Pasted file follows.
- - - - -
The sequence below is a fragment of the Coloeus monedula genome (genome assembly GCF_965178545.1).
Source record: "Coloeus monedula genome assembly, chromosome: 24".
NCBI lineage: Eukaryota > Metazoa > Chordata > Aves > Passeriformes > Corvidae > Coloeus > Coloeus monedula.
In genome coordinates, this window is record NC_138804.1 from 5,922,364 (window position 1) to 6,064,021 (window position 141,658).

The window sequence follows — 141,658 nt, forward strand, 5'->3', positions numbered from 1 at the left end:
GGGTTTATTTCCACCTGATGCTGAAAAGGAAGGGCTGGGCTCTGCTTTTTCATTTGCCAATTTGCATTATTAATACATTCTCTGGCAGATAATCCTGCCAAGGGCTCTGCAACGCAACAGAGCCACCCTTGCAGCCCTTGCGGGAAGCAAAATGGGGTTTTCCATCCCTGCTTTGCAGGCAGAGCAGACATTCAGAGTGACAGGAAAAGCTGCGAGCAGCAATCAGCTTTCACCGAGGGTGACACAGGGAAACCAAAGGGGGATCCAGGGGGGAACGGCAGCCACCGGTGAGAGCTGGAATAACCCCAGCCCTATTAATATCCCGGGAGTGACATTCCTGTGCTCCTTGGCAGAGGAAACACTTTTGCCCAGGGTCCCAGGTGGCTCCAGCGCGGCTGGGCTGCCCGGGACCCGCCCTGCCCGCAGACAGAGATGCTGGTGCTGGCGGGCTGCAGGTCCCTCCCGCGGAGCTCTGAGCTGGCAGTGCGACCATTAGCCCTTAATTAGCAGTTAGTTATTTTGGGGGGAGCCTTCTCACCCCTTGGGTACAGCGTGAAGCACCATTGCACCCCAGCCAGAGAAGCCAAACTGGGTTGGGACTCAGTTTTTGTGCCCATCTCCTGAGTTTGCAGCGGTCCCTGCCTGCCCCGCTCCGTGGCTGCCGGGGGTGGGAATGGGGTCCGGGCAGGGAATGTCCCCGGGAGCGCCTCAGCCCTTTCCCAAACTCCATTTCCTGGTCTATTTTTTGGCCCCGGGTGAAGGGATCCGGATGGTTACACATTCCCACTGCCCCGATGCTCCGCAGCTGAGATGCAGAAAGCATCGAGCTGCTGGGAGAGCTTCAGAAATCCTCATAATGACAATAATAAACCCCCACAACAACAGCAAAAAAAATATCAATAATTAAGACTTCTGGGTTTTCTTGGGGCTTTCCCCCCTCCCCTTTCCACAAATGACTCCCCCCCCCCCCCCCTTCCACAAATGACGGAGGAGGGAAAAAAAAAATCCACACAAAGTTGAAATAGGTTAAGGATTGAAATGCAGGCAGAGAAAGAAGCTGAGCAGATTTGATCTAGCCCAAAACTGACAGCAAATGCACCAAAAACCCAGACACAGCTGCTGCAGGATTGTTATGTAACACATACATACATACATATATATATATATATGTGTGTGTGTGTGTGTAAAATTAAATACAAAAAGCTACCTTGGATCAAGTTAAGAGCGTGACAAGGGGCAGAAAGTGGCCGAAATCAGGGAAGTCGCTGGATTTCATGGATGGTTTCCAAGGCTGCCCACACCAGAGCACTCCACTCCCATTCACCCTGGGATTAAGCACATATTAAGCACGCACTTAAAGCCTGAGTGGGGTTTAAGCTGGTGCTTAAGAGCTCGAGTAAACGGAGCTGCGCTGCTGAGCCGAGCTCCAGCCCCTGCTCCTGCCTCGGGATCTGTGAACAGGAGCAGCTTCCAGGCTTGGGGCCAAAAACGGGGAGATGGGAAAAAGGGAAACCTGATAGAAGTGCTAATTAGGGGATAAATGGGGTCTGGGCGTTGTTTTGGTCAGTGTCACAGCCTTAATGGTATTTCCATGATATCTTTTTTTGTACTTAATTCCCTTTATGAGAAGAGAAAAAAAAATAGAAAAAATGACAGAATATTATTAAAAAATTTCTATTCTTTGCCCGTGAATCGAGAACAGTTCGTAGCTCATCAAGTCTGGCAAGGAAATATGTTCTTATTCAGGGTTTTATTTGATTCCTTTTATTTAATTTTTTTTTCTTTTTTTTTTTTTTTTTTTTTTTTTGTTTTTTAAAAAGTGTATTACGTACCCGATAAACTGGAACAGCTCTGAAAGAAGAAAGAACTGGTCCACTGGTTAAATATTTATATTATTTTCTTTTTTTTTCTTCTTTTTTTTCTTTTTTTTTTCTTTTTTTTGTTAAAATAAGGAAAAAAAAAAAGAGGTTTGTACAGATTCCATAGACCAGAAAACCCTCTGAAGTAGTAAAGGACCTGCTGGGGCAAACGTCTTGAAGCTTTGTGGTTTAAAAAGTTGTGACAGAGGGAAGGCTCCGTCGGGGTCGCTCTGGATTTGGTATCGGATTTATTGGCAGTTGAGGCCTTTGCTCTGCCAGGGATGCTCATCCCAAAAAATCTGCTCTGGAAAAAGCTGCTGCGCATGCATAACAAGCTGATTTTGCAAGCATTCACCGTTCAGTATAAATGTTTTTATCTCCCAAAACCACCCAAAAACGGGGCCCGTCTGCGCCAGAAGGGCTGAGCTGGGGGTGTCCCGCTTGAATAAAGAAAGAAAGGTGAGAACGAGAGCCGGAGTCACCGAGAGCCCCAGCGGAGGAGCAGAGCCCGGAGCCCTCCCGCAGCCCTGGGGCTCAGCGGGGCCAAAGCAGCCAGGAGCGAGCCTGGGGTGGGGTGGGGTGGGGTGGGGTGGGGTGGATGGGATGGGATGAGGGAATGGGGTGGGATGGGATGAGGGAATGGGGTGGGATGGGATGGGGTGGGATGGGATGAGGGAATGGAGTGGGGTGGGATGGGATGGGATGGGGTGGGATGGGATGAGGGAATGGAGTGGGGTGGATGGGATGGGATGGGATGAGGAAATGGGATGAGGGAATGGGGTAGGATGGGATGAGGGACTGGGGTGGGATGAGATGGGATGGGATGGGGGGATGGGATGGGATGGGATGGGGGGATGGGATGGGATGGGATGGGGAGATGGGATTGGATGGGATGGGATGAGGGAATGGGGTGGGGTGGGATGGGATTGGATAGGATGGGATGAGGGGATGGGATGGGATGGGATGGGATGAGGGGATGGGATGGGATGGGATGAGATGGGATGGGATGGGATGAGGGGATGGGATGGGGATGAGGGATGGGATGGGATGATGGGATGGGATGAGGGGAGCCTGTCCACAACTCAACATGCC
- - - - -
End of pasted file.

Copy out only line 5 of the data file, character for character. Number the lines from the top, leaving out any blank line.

The window sequence follows — 141,658 nt, forward strand, 5'->3', positions numbered from 1 at the left end: